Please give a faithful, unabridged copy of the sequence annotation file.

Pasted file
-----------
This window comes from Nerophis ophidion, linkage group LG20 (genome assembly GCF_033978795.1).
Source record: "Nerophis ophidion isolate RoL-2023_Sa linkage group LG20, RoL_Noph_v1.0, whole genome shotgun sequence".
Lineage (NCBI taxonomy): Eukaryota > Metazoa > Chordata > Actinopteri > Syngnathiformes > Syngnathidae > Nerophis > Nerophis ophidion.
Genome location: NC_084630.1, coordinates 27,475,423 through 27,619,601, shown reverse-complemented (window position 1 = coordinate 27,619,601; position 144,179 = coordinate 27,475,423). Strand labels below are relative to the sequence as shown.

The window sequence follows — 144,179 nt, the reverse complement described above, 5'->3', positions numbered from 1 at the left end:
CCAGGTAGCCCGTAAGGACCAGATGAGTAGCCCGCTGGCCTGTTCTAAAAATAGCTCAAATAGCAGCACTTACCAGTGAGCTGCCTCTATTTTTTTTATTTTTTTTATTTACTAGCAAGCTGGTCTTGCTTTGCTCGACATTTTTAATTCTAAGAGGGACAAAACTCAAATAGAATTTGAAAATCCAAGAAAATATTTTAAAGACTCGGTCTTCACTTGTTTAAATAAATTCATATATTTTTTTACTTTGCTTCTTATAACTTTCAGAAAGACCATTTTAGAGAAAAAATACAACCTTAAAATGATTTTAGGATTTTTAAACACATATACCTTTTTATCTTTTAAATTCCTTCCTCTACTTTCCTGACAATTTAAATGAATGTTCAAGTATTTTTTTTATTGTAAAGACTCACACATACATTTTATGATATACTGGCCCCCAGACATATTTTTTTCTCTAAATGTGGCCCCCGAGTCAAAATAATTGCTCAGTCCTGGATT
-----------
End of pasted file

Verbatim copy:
This window comes from Nerophis ophidion, linkage group LG20 (genome assembly GCF_033978795.1).
Source record: "Nerophis ophidion isolate RoL-2023_Sa linkage group LG20, RoL_Noph_v1.0, whole genome shotgun sequence".
Lineage (NCBI taxonomy): Eukaryota > Metazoa > Chordata > Actinopteri > Syngnathiformes > Syngnathidae > Nerophis > Nerophis ophidion.
Genome location: NC_084630.1, coordinates 27,475,423 through 27,619,601, shown reverse-complemented (window position 1 = coordinate 27,619,601; position 144,179 = coordinate 27,475,423). Strand labels below are relative to the sequence as shown.

The window sequence follows — 144,179 nt, the reverse complement described above, 5'->3', positions numbered from 1 at the left end:
CCAGGTAGCCCGTAAGGACCAGATGAGTAGCCCGCTGGCCTGTTCTAAAAATAGCTCAAATAGCAGCACTTACCAGTGAGCTGCCTCTATTTTTTTTATTTTTTTTATTTACTAGCAAGCTGGTCTTGCTTTGCTCGACATTTTTAATTCTAAGAGGGACAAAACTCAAATAGAATTTGAAAATCCAAGAAAATATTTTAAAGACTCGGTCTTCACTTGTTTAAATAAATTCATATATTTTTTTACTTTGCTTCTTATAACTTTCAGAAAGACCATTTTAGAGAAAAAATACAACCTTAAAATGATTTTAGGATTTTTAAACACATATACCTTTTTATCTTTTAAATTCCTTCCTCTACTTTCCTGACAATTTAAATGAATGTTCAAGTATTTTTTTTATTGTAAAGACTCACACATACATTTTATGATATACTGGCCCCCAGACATATTTTTTTCTCTAAATGTGGCCCCCGAGTCAAAATAATTGCTCAGTCCTGGATT